No matter the policy purpose driving a specific CCA effort, it is critically important to build the program over time in an iterative manner so that it can adapt to changing market conditions, new opportunities and the needs of the community served.
Stepping Back to Move Forward
Community Solar and Community Choice Aggregation are new strategies which rely, in part, on local and state governments for effective implementation. Key to the success of these strategies and others (e.g., microgrids) is a broad-based comprehensive approach to community energy planning. As these strategies evolve and new strategies are introduced to the marketplace, it is critically important that communities integrate their efforts to evaluate the connection between these programs and maximize their effectiveness.
The U.S. Department of Energy’s Guide to Community Energy Strategic Planning, or CESP, has identified community energy planning as a best practice and notes that “in a time of tightening budgets … developing a CESP can be an important component of good governance, and it can also put governments in a prime position to capture funding opportunities as they arise, because they have proactively identified their goals and priority actions.”10 This is a key step for those communities with interest in CCAs and/or Community Solar, as well as other energy projects. CESP’s emphasis on the role of the leadership team and engagement of community stakeholders aligns with the administrative and outreach efforts required for both strategies. Further, the CESP process provides insight into resources and data required to realize an efficient rollout of either or both strategies. CESP may sound daunting; however, by starting from this point, communities can gain the insight necessary to select the most beneficial activities to pursue and reduce the burdens associated with stepping into the energy market and making important infrastructure and program investments.
1. ASCE 2017 Report Card report is available at: http:// www.infrastructurereportcard.org/. Accessed April 1, 2017.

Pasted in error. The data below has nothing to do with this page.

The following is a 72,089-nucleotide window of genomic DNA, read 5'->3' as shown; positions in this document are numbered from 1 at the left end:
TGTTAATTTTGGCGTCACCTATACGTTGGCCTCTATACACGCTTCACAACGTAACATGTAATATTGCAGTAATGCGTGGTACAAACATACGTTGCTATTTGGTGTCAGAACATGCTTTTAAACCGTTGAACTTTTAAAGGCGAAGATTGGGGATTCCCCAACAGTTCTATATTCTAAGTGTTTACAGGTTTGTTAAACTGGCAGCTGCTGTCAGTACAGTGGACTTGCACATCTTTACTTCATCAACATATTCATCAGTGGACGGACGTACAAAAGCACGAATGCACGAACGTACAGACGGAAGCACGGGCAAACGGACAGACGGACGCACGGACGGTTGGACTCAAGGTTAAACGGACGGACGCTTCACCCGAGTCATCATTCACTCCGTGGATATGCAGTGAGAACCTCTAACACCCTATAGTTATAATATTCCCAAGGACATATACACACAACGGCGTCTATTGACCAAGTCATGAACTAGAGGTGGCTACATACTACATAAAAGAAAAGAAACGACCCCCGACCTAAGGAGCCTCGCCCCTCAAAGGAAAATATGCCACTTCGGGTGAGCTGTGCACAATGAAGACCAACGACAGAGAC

2. “Net metering” is a policy mechanism that requires a utility company to grant a credit to the owner/leaser of a solar PV system when the system’s production exceeds the needs of the customer’s building. The excess electricity is sent back to the electric grid and the credit, based on the excess energy, is used to reduce the utility customer’s total electric bill.
3. O’Shaughnessy, et al., Status and trends in the U.S. Voluntary Green Power Market (2015 Data), National Renewable Energy Laboratory. Technical Report NREL/ TP 6A20-67147, October 2016 and Solar Energy Industries Association (SEIA) “Solar Industry Data” webpage available at http://www.seia.org/research-resources/solar-industry-data. Accessed April 4, 2017.
4. Renewable Energy Credits (RECs) are market-based instruments “… that represent the property rights to the environmental, social and other non-power attributes of renewable electricity generation. RECs are issued when one megawatt-hour (MWh) of electricity is generated and delivered to the electricity grid from a renewable energy resource.” U.S. EPA website: https://www.epa.gov/green-power/renewable-energy-certificates-recs. Accessed March 5, 2017.
5. O’Shaughnessy, et al., Status and trends in the U.S. Voluntary Green Power Market (2015 Data), National Renewable Energy Laboratory. Technical Report NREL/ TP 6A20-67147, October 2016.
6. Fenn, Paul and Charles Schultz. Community Choice Aggregation 2.0: Strategies for Distributed Energy Resources in CCA Environments, Local Power, August 2016.
7. Local Energy Aggregation Network (LEAN) “State by State” webpage: http://www.leanenergyus.org/cca-by-state/. Accessed March 15, 2017.
8. O’Shaughnessy, et al., Status and trends in the U.S. Voluntary Green Power Market (2015 Data), National Renewable Energy Laboratory. Technical Report NREL/ TP 6A20-67147, October 2016.
10. U.S. Department of Energy, Guide to Community Energy Strategic Planning webpage: https://energy.gov/eere/slsc/guide-community-energy-strategic-planning. Accessed February 22, 2017.